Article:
XTI Aircraft has secured a launch customer for its TriFan 600 hybrid-electric, vertical take-off and landing (VTOL) business aircraft, following an order for three units from what it describes as a "globally recognised operator".

The sale comes as the Denver, Colorado-based start-up prepares to construct a two-third scale prototype of the TriFan 600 to research, test and validate the aircraft's systems.

"We are making good progress," says XTI chief executive Robert LaBelle.

He describes the landmark order as a "validation" of the programme. "Development has advanced sufficiently to give the operator confidence that the aircraft is coming into being," he says.

TriFan 600

XTI Aircraft

XTI began developing the TriFan 600 in 2013, with the aim of creating an aircraft with business jet-like speed and the take-off and landing performance of a helicopter.

The six-seat type was originally designed with Honeywell HTS900 twin-turboshaft engines, gearboxes and driveshafts, but XTI switched to hybrid-electric propulsion earlier this year in an effort to reduce the TriFan's weight and production costs, says LaBelle.

It has teamed with US engineering firm Bye Aerospace to develop the new system, which will have a turbine-driven generator, batteries and motor.

LaBelle expects the research, development and testing timetable for the scale article to take around 18 months. During this period, XTI will evaluate the performance of the TriFan 600's three ducted fans, including their characteristics in take-off/hover and transition to horizontal flight, he says.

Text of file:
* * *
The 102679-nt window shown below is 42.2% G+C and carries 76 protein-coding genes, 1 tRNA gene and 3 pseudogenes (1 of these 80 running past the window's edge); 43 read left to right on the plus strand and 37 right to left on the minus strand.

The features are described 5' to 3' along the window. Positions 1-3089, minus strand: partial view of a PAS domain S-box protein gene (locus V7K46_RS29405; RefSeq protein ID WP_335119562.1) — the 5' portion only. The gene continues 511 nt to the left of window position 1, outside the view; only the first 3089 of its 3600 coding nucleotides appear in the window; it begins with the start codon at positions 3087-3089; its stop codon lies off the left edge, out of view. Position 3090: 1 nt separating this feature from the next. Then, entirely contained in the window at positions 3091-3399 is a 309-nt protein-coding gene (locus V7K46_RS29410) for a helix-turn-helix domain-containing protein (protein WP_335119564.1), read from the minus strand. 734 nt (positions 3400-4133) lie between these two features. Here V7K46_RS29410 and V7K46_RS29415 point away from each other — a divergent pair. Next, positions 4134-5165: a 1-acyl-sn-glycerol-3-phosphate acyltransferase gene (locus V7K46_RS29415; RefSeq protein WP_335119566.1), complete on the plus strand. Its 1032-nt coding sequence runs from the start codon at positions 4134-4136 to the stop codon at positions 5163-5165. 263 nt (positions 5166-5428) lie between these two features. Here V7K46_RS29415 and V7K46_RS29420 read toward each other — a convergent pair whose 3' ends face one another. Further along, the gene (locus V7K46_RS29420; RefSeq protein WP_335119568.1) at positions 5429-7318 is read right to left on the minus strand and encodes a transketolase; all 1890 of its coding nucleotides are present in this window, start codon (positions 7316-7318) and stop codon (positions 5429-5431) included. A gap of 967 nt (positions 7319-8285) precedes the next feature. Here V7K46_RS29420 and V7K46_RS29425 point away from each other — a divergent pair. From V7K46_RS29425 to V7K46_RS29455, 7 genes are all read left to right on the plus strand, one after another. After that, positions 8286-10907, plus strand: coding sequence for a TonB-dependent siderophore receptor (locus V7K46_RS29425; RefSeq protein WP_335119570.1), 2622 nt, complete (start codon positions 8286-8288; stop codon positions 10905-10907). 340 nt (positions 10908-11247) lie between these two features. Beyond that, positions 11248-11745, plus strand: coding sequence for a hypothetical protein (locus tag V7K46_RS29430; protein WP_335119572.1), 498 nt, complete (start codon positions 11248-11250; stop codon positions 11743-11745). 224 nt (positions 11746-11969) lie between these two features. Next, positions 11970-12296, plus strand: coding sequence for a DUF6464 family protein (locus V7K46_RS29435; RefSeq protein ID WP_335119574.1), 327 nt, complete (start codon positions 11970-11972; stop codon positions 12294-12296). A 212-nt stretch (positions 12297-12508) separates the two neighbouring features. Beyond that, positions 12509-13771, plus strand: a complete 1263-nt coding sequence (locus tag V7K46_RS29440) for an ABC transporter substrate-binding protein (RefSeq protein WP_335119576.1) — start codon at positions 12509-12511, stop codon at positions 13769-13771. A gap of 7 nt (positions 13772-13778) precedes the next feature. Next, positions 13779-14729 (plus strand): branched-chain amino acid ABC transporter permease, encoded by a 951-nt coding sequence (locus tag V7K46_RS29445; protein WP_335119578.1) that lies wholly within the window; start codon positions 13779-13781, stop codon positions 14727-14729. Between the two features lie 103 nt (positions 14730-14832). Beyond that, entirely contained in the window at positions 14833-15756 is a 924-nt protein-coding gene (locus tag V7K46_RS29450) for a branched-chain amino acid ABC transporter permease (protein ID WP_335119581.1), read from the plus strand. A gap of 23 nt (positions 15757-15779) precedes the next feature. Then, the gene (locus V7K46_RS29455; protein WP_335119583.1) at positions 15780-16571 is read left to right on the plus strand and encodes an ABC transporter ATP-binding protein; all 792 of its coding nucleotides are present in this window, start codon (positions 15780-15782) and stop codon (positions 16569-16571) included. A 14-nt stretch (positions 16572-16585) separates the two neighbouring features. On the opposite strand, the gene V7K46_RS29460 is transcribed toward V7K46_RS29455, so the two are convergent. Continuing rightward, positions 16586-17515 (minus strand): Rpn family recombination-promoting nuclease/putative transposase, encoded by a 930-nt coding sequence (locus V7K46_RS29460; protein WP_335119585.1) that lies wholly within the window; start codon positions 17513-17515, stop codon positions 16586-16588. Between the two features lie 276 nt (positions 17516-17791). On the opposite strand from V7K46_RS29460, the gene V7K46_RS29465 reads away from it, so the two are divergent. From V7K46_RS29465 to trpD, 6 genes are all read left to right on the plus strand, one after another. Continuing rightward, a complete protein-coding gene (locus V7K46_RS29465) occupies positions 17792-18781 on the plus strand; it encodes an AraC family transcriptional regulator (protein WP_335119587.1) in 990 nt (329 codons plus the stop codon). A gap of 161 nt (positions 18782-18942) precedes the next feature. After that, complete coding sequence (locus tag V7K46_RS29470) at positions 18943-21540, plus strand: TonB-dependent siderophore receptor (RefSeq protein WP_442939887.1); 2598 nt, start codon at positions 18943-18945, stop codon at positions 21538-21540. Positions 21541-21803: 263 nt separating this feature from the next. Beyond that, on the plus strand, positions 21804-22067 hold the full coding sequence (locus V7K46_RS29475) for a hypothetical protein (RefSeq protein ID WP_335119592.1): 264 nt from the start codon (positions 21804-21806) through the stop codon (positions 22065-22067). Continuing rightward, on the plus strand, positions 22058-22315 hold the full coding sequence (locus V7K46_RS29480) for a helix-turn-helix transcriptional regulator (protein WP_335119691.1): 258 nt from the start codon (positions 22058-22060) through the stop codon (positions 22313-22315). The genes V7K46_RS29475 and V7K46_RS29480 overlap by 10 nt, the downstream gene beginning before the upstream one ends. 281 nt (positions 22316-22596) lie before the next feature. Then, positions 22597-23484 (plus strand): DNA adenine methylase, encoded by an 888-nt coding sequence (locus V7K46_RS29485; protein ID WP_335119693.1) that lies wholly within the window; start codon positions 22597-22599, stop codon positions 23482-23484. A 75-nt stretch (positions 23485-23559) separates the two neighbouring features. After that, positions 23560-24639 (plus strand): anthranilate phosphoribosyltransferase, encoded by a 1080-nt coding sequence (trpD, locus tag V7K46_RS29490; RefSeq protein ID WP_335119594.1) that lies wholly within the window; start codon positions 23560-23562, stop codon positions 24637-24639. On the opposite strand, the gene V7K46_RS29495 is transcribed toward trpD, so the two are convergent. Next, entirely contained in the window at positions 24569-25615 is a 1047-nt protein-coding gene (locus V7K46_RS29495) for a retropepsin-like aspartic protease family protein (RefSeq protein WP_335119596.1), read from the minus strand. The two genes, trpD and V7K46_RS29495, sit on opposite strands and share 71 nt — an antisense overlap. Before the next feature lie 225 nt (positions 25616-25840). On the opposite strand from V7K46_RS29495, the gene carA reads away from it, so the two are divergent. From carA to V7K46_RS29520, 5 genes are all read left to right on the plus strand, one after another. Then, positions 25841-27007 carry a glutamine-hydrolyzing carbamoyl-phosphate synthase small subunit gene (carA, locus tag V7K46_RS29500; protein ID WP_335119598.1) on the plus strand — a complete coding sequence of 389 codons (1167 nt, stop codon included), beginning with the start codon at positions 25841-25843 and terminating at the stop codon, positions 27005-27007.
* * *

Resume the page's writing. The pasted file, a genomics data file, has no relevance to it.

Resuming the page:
The tests will also examine the blade design and performance, the characteristics of the electric motors and the aerodynamic performance of the airframe and its components in both vertical and horizontal flight, LaBelle adds.

"The full-scale TriFan 600 design will mature as we proceed towards the final conforming configuration," he says. "Certification and service entry will take between five and seven years."

Finance is being drawn from XTI founder and chairman David Brody, crowd-funding stakeholders and private equity investors.

While LaBelle will not disclose how much XTI has raised so far, he anticipates "a conservative $375 million" will be needed to bring the aircraft to market.

Source: Flight International